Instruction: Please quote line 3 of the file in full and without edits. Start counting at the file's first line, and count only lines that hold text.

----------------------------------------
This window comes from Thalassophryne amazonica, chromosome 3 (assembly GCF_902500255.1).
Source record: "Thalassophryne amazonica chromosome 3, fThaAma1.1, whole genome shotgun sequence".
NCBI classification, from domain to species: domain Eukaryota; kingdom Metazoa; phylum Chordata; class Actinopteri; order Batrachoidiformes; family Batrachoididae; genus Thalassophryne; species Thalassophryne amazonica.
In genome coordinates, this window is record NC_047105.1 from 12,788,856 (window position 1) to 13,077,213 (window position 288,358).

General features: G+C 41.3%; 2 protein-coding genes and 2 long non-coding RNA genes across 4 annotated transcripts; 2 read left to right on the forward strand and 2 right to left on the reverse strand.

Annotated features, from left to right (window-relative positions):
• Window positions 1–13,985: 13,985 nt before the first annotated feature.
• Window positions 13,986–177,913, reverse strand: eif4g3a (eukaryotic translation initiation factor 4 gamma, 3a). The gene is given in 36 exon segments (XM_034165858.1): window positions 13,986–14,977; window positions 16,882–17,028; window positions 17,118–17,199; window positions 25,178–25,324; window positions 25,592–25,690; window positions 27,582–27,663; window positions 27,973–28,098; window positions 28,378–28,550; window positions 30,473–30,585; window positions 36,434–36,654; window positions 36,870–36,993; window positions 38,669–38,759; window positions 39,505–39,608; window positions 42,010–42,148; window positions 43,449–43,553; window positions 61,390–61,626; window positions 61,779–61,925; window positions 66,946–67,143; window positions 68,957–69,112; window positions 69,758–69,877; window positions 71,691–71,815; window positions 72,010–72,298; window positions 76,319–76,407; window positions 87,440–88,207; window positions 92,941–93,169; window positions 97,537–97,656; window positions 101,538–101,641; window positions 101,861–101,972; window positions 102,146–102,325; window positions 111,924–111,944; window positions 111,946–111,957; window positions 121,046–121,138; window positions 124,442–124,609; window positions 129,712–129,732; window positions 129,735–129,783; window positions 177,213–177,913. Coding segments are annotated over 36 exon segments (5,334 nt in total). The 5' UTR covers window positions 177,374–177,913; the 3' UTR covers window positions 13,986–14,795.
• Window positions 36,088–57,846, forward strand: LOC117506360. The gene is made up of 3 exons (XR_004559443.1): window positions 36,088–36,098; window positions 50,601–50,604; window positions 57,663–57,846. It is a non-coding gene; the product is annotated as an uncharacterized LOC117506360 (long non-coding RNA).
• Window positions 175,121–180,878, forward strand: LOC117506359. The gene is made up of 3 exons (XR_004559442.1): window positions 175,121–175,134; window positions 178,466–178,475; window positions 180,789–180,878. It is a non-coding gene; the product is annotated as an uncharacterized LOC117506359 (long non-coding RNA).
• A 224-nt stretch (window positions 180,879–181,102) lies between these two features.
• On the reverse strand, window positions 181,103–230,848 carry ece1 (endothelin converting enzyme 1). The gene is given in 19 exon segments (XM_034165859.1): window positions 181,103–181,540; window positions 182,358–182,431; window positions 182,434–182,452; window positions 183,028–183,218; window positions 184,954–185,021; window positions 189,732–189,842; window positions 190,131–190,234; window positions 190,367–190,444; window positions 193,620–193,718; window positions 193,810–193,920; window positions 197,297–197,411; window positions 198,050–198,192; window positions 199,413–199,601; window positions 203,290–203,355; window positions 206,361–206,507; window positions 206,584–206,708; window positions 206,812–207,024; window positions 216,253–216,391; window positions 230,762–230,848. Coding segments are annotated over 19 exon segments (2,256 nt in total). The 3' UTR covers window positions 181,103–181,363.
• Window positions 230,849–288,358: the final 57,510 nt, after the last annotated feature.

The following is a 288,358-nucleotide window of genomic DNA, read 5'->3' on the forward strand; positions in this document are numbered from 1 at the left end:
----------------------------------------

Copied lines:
NCBI classification, from domain to species: domain Eukaryota; kingdom Metazoa; phylum Chordata; class Actinopteri; order Batrachoidiformes; family Batrachoididae; genus Thalassophryne; species Thalassophryne amazonica.